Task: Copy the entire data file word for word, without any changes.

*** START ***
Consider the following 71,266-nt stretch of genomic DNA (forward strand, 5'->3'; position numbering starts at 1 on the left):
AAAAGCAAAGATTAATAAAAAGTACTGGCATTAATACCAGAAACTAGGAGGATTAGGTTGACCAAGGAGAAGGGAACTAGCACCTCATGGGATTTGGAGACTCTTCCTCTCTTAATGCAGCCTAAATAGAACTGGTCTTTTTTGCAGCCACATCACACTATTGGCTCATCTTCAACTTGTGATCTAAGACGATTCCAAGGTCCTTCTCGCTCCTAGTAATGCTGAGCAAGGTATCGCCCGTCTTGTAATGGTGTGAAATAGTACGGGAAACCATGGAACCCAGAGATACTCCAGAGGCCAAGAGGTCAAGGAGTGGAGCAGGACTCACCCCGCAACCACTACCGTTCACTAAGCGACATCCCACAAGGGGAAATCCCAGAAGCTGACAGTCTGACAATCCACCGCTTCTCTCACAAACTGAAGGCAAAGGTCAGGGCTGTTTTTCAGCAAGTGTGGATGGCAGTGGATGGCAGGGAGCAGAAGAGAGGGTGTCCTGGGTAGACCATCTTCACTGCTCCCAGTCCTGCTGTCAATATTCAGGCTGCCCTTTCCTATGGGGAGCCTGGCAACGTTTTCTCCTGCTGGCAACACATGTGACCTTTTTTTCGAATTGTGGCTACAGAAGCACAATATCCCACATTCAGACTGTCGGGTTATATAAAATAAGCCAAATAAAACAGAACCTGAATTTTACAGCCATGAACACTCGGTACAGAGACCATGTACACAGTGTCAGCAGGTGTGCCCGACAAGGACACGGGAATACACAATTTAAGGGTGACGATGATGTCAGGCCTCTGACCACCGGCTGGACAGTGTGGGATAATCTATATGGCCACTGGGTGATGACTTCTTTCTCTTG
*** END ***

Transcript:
Consider the following 71,266-nt stretch of genomic DNA (forward strand, 5'->3'; position numbering starts at 1 on the left):
AAAAGCAAAGATTAATAAAAAGTACTGGCATTAATACCAGAAACTAGGAGGATTAGGTTGACCAAGGAGAAGGGAACTAGCACCTCATGGGATTTGGAGACTCTTCCTCTCTTAATGCAGCCTAAATAGAACTGGTCTTTTTTGCAGCCACATCACACTATTGGCTCATCTTCAACTTGTGATCTAAGACGATTCCAAGGTCCTTCTCGCTCCTAGTAATGCTGAGCAAGGTATCGCCCGTCTTGTAATGGTGTGAAATAGTACGGGAAACCATGGAACCCAGAGATACTCCAGAGGCCAAGAGGTCAAGGAGTGGAGCAGGACTCACCCCGCAACCACTACCGTTCACTAAGCGACATCCCACAAGGGGAAATCCCAGAAGCTGACAGTCTGACAATCCACCGCTTCTCTCACAAACTGAAGGCAAAGGTCAGGGCTGTTTTTCAGCAAGTGTGGATGGCAGTGGATGGCAGGGAGCAGAAGAGAGGGTGTCCTGGGTAGACCATCTTCACTGCTCCCAGTCCTGCTGTCAATATTCAGGCTGCCCTTTCCTATGGGGAGCCTGGCAACGTTTTCTCCTGCTGGCAACACATGTGACCTTTTTTTCGAATTGTGGCTACAGAAGCACAATATCCCACATTCAGACTGTCGGGTTATATAAAATAAGCCAAATAAAACAGAACCTGAATTTTACAGCCATGAACACTCGGTACAGAGACCATGTACACAGTGTCAGCAGGTGTGCCCGACAAGGACACGGGAATACACAATTTAAGGGTGACGATGATGTCAGGCCTCTGACCACCGGCTGGACAGTGTGGGATAATCTATATGGCCACTGGGTGATGACTTCTTTCTCTTG